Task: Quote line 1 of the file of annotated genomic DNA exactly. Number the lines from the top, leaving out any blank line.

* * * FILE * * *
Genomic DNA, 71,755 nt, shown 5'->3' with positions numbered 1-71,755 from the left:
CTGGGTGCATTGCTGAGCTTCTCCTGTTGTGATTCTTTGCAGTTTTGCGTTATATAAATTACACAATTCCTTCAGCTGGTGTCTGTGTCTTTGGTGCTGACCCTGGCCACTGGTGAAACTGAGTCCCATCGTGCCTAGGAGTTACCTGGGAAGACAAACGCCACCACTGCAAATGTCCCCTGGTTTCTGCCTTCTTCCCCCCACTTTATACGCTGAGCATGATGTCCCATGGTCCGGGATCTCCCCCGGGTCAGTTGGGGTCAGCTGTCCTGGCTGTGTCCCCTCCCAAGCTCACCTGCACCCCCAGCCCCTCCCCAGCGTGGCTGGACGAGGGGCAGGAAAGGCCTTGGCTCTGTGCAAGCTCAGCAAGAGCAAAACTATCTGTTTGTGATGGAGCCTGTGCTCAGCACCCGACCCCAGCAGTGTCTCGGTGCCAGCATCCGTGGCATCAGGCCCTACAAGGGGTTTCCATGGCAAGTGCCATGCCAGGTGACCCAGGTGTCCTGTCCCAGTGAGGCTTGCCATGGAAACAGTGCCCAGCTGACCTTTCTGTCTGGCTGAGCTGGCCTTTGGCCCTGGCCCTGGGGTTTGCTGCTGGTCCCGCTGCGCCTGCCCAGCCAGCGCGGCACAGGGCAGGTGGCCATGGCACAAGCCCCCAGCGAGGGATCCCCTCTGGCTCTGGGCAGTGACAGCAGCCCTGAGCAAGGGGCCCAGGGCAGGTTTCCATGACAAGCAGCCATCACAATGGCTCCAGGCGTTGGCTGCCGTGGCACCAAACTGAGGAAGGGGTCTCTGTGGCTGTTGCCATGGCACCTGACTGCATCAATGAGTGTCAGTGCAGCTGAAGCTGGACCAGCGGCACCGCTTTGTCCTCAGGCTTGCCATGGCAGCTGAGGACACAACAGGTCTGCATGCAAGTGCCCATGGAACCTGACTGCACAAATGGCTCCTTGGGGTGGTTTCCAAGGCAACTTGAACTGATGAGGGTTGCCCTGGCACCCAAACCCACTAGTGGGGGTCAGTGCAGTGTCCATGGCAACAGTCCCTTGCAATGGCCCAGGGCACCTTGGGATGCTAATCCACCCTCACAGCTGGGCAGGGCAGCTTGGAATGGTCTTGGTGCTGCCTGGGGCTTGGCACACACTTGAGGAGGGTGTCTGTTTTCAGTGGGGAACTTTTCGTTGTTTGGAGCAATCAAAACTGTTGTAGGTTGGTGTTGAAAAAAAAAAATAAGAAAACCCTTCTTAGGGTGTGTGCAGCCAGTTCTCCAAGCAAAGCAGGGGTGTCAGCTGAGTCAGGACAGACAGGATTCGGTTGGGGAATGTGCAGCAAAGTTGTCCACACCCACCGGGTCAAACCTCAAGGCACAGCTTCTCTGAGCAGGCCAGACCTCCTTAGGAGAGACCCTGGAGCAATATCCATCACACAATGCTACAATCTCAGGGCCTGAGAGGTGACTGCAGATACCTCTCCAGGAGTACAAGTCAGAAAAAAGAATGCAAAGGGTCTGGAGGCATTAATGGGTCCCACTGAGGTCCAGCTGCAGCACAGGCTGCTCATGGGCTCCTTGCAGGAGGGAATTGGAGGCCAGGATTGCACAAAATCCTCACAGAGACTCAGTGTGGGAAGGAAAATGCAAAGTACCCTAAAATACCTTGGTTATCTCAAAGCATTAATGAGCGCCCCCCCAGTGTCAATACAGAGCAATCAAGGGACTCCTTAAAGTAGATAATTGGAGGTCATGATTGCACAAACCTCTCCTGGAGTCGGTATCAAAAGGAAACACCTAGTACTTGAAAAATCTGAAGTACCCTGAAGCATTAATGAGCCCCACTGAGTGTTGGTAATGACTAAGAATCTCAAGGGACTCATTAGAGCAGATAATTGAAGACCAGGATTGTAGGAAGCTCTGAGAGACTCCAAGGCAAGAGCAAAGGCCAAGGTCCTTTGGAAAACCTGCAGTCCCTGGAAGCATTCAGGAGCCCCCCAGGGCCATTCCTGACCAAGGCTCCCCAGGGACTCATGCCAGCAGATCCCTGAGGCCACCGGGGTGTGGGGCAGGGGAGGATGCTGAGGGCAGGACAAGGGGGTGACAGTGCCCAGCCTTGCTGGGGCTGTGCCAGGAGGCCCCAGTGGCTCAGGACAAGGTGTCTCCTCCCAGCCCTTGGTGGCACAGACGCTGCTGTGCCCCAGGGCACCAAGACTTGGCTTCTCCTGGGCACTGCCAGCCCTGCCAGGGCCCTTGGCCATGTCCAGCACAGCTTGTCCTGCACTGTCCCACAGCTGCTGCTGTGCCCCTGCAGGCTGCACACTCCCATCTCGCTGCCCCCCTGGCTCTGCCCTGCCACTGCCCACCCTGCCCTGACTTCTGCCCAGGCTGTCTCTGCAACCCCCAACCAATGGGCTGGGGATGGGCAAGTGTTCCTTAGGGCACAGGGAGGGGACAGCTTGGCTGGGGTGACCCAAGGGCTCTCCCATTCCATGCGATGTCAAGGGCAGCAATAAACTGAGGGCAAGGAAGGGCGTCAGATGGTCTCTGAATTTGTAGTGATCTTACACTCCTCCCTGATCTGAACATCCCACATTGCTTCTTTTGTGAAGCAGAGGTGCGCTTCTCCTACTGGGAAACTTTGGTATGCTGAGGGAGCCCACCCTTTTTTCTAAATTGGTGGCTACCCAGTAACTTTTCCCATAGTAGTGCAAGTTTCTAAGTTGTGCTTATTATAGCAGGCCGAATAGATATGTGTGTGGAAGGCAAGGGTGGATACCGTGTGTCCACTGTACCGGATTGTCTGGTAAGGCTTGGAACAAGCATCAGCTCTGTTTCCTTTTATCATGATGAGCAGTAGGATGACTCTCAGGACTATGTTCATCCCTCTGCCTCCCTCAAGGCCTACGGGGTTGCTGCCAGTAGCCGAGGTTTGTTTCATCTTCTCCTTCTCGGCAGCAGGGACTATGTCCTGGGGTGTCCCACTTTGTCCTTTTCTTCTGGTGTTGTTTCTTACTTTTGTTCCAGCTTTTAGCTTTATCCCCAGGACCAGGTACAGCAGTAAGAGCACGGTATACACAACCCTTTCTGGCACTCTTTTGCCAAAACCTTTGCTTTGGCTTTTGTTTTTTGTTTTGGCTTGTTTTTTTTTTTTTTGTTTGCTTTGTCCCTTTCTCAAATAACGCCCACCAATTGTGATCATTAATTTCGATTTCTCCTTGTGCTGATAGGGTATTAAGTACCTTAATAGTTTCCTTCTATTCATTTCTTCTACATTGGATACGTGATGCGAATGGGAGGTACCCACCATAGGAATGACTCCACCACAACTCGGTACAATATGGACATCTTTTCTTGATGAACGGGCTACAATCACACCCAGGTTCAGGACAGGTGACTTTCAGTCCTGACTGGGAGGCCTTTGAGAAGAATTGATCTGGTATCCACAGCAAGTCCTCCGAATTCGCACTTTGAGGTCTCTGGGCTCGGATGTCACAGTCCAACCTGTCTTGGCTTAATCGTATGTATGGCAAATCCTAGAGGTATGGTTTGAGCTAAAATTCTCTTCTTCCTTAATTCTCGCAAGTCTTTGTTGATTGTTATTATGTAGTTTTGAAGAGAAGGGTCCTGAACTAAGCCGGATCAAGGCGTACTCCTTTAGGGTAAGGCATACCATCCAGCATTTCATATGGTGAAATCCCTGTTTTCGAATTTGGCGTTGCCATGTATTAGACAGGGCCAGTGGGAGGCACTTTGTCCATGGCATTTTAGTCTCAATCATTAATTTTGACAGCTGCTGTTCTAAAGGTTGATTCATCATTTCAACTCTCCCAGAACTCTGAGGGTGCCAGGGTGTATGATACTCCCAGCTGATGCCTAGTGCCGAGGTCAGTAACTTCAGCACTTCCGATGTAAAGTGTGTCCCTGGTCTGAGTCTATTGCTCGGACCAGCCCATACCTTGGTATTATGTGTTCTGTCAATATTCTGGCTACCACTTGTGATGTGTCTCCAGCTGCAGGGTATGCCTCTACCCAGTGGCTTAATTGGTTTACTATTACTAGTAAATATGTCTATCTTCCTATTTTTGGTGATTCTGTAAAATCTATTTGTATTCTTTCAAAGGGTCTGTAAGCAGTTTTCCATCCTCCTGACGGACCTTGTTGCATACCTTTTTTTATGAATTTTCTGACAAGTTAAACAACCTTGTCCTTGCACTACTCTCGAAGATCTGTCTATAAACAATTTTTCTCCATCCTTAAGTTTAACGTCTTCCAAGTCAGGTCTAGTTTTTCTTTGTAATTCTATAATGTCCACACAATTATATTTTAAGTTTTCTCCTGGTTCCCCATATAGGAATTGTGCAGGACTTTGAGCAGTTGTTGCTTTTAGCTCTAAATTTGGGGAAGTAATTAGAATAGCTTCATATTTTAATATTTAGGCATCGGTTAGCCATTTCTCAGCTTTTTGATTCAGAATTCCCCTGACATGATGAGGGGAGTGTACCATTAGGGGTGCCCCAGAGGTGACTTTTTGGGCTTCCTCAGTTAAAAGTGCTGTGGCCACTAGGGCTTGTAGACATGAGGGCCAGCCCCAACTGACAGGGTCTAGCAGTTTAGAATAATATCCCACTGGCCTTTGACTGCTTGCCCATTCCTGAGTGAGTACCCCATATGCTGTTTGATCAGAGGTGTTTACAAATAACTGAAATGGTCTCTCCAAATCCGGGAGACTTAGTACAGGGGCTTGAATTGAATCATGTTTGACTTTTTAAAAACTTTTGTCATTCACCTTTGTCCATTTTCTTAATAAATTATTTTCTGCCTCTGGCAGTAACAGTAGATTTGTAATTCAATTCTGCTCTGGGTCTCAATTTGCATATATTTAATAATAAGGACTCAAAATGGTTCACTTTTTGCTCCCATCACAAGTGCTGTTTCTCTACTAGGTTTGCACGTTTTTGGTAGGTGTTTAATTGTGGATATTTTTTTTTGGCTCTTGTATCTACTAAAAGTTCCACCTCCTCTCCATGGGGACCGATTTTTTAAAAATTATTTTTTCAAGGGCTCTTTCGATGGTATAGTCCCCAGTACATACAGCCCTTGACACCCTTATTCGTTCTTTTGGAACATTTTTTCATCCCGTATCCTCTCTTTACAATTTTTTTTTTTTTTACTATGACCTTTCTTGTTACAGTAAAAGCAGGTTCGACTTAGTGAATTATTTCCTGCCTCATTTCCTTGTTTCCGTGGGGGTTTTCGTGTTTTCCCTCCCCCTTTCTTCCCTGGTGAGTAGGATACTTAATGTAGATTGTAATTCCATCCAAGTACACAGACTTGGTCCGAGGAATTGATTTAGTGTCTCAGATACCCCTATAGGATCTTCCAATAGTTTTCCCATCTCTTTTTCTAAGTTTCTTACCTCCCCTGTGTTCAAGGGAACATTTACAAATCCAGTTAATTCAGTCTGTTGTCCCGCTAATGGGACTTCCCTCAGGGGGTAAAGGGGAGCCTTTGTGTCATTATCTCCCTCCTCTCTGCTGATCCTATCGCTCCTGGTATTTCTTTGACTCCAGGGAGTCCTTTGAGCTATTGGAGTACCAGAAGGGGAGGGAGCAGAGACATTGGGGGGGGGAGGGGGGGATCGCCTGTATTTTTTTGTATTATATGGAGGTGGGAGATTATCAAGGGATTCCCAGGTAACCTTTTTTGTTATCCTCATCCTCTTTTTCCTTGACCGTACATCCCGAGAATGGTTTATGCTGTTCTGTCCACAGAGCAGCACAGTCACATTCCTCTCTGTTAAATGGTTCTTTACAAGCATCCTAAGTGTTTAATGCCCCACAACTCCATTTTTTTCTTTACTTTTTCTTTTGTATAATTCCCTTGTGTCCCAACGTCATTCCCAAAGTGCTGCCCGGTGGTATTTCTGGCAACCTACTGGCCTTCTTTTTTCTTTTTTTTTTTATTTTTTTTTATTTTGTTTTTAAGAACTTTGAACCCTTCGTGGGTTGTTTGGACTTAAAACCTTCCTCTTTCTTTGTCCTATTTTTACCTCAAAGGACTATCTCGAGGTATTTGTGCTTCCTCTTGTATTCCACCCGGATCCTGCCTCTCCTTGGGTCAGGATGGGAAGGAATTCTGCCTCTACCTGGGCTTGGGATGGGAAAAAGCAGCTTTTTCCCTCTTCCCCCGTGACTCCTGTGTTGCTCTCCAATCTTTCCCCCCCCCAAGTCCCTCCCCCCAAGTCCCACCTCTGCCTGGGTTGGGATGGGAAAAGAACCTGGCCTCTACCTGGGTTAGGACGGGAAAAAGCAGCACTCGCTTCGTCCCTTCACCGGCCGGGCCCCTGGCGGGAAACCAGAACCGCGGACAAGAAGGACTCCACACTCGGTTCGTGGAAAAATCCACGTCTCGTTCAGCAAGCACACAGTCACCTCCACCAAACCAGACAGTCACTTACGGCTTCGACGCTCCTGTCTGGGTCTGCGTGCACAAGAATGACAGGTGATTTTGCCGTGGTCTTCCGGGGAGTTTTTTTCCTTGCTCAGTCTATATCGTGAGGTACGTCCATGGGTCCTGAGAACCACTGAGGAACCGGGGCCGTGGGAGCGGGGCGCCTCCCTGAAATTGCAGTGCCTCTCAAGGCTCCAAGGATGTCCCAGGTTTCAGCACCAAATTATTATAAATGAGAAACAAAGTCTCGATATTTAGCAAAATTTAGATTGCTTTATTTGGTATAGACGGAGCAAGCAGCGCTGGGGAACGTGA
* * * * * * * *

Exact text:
Genomic DNA, 71,755 nt, shown 5'->3' with positions numbered 1-71,755 from the left: